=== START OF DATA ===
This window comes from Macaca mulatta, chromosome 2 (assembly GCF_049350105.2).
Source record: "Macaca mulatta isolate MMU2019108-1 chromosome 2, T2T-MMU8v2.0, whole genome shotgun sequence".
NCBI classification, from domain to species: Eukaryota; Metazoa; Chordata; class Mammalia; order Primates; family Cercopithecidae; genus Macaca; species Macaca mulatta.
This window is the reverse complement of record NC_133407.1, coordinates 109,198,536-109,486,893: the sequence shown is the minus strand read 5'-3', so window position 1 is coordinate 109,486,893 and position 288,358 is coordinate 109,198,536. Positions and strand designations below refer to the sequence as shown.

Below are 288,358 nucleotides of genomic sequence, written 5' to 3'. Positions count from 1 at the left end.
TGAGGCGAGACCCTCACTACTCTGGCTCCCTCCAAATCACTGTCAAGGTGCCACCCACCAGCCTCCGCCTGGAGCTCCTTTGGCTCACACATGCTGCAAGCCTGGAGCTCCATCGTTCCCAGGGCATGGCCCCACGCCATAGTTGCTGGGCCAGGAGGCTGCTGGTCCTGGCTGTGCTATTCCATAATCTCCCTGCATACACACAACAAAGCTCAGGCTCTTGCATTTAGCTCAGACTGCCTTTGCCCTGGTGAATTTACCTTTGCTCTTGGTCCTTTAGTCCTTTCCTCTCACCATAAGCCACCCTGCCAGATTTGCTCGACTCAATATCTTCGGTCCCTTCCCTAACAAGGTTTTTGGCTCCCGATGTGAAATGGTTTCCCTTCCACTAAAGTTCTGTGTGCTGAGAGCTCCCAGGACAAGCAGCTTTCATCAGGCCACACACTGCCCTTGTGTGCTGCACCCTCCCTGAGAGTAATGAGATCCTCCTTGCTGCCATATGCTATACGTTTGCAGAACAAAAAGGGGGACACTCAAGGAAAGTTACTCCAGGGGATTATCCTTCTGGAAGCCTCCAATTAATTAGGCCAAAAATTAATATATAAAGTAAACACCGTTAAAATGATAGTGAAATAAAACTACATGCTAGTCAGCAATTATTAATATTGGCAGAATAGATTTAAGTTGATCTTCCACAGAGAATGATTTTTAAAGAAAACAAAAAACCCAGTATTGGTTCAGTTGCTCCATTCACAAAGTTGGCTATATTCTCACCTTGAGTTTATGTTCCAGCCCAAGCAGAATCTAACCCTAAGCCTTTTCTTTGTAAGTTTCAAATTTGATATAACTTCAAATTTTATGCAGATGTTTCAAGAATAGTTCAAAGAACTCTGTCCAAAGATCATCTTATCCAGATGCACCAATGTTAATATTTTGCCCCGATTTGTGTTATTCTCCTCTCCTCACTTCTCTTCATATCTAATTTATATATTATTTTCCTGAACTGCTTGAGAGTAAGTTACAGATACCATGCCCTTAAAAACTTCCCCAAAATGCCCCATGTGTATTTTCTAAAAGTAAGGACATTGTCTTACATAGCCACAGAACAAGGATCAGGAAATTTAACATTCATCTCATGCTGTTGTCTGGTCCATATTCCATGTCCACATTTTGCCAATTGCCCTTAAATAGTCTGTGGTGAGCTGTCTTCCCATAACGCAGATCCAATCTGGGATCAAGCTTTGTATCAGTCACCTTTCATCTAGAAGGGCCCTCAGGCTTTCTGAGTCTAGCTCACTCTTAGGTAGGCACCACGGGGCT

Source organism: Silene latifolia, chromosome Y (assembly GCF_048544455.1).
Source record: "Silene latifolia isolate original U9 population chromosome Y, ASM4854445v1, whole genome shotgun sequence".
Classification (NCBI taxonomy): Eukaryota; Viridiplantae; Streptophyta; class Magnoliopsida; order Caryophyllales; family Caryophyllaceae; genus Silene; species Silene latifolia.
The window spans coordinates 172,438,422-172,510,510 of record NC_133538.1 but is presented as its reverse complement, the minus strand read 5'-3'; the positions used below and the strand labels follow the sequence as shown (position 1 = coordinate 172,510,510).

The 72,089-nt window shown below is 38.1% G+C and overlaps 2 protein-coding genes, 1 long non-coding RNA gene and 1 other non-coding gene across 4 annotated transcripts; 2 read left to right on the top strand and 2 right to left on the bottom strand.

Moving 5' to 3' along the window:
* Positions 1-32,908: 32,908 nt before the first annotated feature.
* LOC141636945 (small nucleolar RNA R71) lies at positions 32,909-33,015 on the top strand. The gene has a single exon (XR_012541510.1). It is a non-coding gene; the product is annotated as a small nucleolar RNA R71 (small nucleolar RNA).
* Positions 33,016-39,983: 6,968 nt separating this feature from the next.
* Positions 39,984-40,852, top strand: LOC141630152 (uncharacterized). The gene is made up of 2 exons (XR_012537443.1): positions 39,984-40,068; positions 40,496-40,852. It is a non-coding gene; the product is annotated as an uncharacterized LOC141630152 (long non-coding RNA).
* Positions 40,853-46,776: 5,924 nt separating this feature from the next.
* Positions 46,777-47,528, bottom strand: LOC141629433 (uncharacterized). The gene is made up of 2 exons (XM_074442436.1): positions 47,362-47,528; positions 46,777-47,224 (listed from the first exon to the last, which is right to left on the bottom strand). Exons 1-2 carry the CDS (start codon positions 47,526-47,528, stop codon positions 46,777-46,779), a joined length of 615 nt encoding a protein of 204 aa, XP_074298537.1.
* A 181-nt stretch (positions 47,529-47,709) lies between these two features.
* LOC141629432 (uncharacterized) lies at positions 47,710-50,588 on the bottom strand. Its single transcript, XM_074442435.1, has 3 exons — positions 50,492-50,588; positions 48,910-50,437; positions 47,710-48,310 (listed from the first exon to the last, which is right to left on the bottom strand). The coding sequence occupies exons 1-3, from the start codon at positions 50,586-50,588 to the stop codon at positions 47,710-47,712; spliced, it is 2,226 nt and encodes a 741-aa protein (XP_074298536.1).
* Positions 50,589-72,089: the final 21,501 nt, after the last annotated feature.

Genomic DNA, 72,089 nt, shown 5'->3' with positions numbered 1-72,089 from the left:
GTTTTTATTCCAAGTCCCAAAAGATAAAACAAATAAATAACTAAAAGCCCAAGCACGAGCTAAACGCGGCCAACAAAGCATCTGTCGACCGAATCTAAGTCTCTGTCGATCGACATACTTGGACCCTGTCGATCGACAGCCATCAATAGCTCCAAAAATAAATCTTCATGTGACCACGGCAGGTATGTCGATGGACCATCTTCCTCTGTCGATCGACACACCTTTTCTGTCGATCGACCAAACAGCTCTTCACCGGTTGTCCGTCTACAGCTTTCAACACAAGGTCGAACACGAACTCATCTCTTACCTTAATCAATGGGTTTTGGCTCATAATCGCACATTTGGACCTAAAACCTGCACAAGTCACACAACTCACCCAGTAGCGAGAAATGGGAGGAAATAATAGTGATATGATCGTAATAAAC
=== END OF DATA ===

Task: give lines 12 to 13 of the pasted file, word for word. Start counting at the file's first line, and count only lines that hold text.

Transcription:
Moving 5' to 3' along the window:
* Positions 1-32,908: 32,908 nt before the first annotated feature.